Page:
A plan to solve congestion at Manila’s International Airport could soon transition from just a dream to reality with the US$10-billion Sangley Point International Airport (SPIA) Project that will rise near the entrance of Manila Bay, some 35 km from the capital.

But indications that the project would be awarded to a consortium that includes state-run China Communications Construction Co (CCCC) raise questions on the joint venture selection process that the provincial government of Cavite launched last October.

People who reviewed the joint venture documents and feasibility study said these showed that a Chinese partner was favoured from the beginning. The Inquirer has also seen copies of the documents.

The sources included groups that decided to back out due to what they described as the project’s subjective criteria and a rushed selection process.

Instead of at least six months to a year, bidders were given just more than two months to prepare proposals before the deadline on Dec 17,2019. At the time, the Cavite government had wanted to hold a groundbreaking ceremony early this year.

“It was clear to us that the project is really for China, ” said someone who had seen the documents.

Another source called the deadline unrealistic.

On Dec 17, it was disclosed that CCCC had joined forces with MacroAsia Corp, an aviation services firm of Philippine Airlines owner Lucio Tan, in what became the sole consortium vying for the project.

Six other groups, including infrastructure giant Metro Pacific Investments Corp and billionaire Manuel Villar Jr’s Prime Asset Ventures, dropped out of the race.

Should the CCCC-MacroAsia consortium win the project, it will be the joint venture partner of the Cavite government, which wants to transform the former US naval base into a world-class air hub serving more than 100 million passengers a year, three times the design capacity of Manila’s Ninoy Aquino International Airport (Naia).

SPIA is not the only project aimed at decongesting Naia. San Miguel Corp plans to build an international airport in Bulakan, Bulacan Province, about 50 km north of Manila, which would have a capacity of up to 100 million passengers a year.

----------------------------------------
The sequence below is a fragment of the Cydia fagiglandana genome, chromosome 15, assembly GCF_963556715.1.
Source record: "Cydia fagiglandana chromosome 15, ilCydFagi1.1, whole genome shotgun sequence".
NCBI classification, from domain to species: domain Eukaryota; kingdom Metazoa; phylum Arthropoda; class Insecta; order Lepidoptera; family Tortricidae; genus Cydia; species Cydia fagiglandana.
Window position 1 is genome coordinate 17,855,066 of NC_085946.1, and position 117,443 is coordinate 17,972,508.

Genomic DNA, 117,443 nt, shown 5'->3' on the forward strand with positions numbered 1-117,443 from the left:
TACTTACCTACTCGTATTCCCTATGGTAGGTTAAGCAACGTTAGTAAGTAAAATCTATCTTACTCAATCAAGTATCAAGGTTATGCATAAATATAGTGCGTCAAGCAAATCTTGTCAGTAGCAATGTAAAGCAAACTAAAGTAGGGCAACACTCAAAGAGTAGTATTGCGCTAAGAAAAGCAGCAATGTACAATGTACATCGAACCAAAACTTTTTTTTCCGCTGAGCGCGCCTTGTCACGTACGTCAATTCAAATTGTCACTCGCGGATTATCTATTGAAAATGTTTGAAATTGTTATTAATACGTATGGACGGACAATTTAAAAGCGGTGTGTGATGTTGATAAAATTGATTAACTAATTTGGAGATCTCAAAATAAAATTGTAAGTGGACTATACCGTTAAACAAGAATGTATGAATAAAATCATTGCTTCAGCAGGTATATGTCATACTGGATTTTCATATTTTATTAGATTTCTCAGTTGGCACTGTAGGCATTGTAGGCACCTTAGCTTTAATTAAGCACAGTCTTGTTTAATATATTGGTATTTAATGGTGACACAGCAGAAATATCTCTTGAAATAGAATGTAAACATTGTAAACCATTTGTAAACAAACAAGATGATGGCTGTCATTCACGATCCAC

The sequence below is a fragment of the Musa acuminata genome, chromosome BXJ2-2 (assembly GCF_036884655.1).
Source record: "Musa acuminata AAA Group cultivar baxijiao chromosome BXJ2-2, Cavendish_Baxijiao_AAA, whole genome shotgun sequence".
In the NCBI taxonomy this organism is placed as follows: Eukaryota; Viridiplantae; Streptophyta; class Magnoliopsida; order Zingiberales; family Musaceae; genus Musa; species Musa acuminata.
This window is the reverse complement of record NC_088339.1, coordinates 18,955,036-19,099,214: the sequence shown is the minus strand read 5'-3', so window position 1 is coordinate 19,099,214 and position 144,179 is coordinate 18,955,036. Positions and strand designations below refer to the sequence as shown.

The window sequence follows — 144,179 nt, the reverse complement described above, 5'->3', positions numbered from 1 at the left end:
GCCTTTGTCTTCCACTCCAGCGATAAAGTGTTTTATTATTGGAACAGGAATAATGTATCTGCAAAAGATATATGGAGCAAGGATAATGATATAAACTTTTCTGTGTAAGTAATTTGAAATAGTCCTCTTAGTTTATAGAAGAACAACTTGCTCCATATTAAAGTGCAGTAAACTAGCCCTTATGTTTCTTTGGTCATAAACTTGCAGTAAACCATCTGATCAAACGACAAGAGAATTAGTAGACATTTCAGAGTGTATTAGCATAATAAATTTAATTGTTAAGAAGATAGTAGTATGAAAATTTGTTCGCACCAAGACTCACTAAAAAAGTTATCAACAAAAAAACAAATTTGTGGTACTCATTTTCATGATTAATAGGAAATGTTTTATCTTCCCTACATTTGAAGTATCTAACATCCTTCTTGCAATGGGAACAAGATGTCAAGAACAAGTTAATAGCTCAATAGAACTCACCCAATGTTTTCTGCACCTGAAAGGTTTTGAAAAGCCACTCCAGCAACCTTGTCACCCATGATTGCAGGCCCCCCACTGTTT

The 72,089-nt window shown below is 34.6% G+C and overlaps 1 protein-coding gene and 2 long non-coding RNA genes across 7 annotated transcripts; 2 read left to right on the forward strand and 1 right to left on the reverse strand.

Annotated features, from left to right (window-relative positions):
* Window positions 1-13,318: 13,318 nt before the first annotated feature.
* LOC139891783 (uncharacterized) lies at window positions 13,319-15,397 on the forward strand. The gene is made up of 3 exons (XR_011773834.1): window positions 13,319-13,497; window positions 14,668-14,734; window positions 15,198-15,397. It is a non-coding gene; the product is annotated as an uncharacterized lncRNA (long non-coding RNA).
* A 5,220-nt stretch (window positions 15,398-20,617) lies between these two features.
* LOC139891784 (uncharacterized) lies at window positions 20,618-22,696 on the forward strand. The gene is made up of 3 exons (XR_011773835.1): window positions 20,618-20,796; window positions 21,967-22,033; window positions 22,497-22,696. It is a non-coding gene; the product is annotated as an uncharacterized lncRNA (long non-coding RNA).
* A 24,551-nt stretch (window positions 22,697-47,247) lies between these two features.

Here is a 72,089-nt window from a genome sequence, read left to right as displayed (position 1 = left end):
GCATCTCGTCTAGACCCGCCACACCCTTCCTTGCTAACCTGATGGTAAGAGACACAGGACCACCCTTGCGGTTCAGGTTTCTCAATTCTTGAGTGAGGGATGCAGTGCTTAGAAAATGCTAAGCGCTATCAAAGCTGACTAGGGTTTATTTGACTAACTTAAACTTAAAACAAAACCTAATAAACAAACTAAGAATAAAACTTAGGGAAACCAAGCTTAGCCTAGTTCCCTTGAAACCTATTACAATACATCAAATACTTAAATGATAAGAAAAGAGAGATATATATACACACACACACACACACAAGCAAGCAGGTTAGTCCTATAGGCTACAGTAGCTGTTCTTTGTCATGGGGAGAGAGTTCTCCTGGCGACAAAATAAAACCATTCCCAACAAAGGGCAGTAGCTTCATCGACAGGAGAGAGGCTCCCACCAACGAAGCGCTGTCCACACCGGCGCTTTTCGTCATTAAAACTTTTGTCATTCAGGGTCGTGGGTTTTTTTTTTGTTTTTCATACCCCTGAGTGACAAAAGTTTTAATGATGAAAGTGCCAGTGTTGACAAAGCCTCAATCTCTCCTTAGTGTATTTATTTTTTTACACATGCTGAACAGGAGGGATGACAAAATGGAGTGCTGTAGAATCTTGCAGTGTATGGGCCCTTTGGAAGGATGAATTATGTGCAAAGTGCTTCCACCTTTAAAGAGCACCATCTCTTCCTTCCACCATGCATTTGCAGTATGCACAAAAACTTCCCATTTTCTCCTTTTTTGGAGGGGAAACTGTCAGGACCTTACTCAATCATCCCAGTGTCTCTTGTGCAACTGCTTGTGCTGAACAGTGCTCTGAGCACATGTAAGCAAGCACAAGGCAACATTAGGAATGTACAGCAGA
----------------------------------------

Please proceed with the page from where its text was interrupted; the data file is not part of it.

The Cavite government, which is evaluating CCCC-MacroAsia’s proposal, dismissed allegations that any group was favoured.

A review of the documents, however, confirmed the reservations raised by some of the participants.

There were many direct references to the Chinese government’s planned involvement in the project from its feasibility study dated July 2019 to the draft joint venture and development agreement issued to potential bidders starting Oct 11 last year.

For one, the feasibility study already assumed the project would be a partnership between the Philippines and China, as the airport was one of the projects between the two countries under the Memorandum of Understanding on Cooperation on the Belt and Road Initiative, which was signed on Nov 20,2018, in Manila, the study said.

The Belt and Road Initiative is a US$1-trillion commitment by China to connect Asia, Africa and Europe through new land and maritime projects.

Critics contend the programme is an avenue for China to exercise debt-trap diplomacy in which it gains strategic concessions from borrowers that default on their loans.

Showcase projects like SPIA will be mainly funded by borrowings and assumptions made in the feasibly study showed that 98 per cent of the project’s debt or equity will flow from the Chinese.

The study noted that China Development Bank, which is under the direct control of the State Council, will finance 75 per cent or 413.25 bil pesos of the estimated project cost of 550 bil pesos.

The loan will have a 25 year term, including a 10-year grace period, with an interest rate of 2-3 per cent annually.

Chinese state owned enterprises will provide 126.7 bil pesos in equity financing, or 23 per cent, the study said.